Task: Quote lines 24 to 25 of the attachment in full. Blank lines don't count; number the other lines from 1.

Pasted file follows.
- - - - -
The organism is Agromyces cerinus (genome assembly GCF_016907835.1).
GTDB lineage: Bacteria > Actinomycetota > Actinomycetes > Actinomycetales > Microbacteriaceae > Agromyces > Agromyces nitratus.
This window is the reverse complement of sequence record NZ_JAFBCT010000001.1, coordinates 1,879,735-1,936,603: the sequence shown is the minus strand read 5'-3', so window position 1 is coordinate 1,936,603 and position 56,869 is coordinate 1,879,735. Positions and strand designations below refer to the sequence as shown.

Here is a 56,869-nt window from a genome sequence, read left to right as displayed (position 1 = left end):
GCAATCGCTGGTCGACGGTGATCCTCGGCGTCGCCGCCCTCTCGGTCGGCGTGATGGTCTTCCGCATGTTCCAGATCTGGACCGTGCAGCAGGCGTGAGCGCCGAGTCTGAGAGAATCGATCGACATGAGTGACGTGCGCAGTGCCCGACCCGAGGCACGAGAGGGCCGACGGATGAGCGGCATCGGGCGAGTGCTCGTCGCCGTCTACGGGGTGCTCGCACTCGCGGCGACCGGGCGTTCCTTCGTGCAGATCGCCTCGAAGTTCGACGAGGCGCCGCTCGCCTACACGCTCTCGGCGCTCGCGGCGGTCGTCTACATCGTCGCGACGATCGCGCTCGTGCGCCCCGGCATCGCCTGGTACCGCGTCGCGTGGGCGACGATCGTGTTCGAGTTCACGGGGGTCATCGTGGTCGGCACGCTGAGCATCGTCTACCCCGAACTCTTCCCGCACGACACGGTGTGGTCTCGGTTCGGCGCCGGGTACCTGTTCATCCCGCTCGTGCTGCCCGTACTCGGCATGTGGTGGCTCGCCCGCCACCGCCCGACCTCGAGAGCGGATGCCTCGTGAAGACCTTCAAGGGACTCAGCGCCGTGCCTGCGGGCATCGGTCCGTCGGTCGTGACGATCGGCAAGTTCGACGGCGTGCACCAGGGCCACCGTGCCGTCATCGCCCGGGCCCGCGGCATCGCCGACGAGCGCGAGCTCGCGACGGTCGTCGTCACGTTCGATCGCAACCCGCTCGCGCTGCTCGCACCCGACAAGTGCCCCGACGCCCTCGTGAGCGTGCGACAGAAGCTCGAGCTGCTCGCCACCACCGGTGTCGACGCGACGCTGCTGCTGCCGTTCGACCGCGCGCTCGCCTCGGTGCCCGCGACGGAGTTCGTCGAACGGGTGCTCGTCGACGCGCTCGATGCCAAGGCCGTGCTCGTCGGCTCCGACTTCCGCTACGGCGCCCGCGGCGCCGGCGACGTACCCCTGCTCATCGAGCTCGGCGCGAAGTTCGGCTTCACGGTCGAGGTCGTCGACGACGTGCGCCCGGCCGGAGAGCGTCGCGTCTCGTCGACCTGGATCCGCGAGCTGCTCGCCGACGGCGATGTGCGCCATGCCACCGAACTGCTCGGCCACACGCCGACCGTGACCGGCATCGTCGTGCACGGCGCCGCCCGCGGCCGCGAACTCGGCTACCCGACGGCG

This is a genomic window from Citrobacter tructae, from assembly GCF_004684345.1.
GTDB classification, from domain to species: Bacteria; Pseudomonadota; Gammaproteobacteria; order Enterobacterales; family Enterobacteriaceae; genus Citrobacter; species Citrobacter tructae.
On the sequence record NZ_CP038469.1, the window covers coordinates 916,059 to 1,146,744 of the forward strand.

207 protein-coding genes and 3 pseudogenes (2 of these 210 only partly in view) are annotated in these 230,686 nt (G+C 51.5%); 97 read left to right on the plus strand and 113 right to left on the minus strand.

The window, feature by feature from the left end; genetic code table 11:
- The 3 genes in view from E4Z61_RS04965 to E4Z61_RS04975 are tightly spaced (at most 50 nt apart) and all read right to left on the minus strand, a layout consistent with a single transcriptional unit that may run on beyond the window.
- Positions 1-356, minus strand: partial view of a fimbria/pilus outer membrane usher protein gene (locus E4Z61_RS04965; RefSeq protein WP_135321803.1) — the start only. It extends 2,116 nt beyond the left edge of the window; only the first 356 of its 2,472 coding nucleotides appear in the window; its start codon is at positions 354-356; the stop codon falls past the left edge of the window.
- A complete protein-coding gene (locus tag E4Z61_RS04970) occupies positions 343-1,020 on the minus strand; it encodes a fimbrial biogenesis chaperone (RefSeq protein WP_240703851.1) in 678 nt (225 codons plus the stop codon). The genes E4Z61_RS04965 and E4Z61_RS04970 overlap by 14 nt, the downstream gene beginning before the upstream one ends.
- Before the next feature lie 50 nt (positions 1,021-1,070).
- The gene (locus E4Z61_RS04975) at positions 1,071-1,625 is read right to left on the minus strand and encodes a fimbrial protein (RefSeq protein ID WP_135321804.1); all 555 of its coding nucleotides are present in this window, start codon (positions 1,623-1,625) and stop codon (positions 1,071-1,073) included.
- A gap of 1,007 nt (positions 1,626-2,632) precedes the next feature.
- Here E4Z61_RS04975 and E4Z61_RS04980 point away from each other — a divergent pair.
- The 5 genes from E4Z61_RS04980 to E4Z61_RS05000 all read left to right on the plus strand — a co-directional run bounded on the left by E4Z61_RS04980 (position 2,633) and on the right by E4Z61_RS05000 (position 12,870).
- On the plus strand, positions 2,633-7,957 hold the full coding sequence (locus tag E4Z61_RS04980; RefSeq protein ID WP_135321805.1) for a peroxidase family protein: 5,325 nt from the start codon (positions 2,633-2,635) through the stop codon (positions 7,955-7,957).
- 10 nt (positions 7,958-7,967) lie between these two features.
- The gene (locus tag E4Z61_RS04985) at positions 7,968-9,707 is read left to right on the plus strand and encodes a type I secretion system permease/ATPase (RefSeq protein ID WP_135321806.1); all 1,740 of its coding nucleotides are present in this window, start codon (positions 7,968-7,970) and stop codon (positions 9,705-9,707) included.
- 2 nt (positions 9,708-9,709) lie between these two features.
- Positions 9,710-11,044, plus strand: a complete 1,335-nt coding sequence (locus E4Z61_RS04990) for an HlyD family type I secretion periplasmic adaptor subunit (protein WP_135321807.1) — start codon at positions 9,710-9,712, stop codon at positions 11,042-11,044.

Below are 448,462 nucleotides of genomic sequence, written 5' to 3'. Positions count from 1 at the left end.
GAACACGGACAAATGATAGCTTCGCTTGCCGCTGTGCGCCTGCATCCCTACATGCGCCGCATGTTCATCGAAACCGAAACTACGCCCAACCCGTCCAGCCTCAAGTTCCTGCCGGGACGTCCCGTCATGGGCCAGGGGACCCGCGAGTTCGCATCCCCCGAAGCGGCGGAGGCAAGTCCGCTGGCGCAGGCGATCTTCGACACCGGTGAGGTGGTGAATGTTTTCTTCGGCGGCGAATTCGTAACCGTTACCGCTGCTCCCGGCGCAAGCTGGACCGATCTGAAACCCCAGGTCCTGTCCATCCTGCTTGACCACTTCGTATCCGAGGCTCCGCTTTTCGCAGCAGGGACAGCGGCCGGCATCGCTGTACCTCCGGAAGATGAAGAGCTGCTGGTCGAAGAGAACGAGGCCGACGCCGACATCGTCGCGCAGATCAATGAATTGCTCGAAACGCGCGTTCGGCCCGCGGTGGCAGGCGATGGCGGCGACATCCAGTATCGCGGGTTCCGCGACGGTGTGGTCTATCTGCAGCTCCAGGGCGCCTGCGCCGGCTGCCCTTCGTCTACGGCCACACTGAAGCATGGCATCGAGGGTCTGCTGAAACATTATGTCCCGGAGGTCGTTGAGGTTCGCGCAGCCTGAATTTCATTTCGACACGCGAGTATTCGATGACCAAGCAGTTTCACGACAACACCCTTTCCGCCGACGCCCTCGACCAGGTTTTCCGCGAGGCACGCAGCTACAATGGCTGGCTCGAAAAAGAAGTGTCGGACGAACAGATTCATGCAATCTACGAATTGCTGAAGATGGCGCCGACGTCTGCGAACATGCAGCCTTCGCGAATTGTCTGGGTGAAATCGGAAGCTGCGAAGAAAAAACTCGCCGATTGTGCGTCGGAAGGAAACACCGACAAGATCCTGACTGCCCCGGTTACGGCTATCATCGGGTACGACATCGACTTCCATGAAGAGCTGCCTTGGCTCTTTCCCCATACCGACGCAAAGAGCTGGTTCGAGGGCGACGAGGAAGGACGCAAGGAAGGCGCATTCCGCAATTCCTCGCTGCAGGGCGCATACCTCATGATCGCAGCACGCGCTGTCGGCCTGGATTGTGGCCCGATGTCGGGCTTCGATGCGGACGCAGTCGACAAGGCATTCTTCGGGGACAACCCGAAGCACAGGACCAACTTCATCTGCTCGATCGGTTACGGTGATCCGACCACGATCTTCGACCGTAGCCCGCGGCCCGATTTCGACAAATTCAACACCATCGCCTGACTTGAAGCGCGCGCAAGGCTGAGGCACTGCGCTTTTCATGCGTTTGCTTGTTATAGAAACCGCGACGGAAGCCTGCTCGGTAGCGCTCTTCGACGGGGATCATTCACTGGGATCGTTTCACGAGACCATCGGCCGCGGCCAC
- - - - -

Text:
Below are 448,462 nucleotides of genomic sequence, written 5' to 3'. Positions count from 1 at the left end.
GAACACGGACAAATGATAGCTTCGCTTGCCGCTGTGCGCCTGCATCCCTACATGCGCCGCATGTTCATCGAAACCGAAACTACGCCCAACCCGTCCAGCCTCAAGTTCCTGCCGGGACGTCCCGTCATGGGCCAGGGGACCCGCGAGTTCGCATCCCCCGAAGCGGCGGAGGCAAGTCCGCTGGCGCAGGCGATCTTCGACACCGGTGAGGTGGTGAATGTTTTCTTCGGCGGCGAATTCGTAACCGTTACCGCTGCTCCCGGCGCAAGCTGGACCGATCTGAAACCCCAGGTCCTGTCCATCCTGCTTGACCACTTCGTATCCGAGGCTCCGCTTTTCGCAGCAGGGACAGCGGCCGGCATCGCTGTACCTCCGGAAGATGAAGAGCTGCTGGTCGAAGAGAACGAGGCCGACGCCGACATCGTCGCGCAGATCAATGAATTGCTCGAAACGCGCGTTCGGCCCGCGGTGGCAGGCGATGGCGGCGACATCCAGTATCGCGGGTTCCGCGACGGTGTGGTCTATCTGCAGCTCCAGGGCGCCTGCGCCGGCTGCCCTTCGTCTACGGCCACACTGAAGCATGGCATCGAGGGTCTGCTGAAACATTATGTCCCGGAGGTCGTTGAGGTTCGCGCAGCCTGAATTTCATTTCGACACGCGAGTATTCGATGACCAAGCAGTTTCACGACAACACCCTTTCCGCCGACGCCCTCGACCAGGTTTTCCGCGAGGCACGCAGCTACAATGGCTGGCTCGAAAAAGAAGTGTCGGACGAACAGATTCATGCAATCTACGAATTGCTGAAGATGGCGCCGACGTCTGCGAACATGCAGCCTTCGCGAATTGTCTGGGTGAAATCGGAAGCTGCGAAGAAAAAACTCGCCGATTGTGCGTCGGAAGGAAACACCGACAAGATCCTGACTGCCCCGGTTACGGCTATCATCGGGTACGACATCGACTTCCATGAAGAGCTGCCTTGGCTCTTTCCCCATACCGACGCAAAGAGCTGGTTCGAGGGCGACGAGGAAGGACGCAAGGAAGGCGCATTCCGCAATTCCTCGCTGCAGGGCGCATACCTCATGATCGCAGCACGCGCTGTCGGCCTGGATTGTGGCCCGATGTCGGGCTTCGATGCGGACGCAGTCGACAAGGCATTCTTCGGGGACAACCCGAAGCACAGGACCAACTTCATCTGCTCGATCGGTTACGGTGATCCGACCACGATCTTCGACCGTAGCCCGCGGCCCGATTTCGACAAATTCAACACCATCGCCTGACTTGAAGCGCGCGCAAGGCTGAGGCACTGCGCTTTTCATGCGTTTGCTTGTTATAGAAACCGCGACGGAAGCCTGCTCGGTAGCGCTCTTCGACGGGGATCATTCACTGGGATCGTTTCACGAGACCATCGGCCGCGGCCAC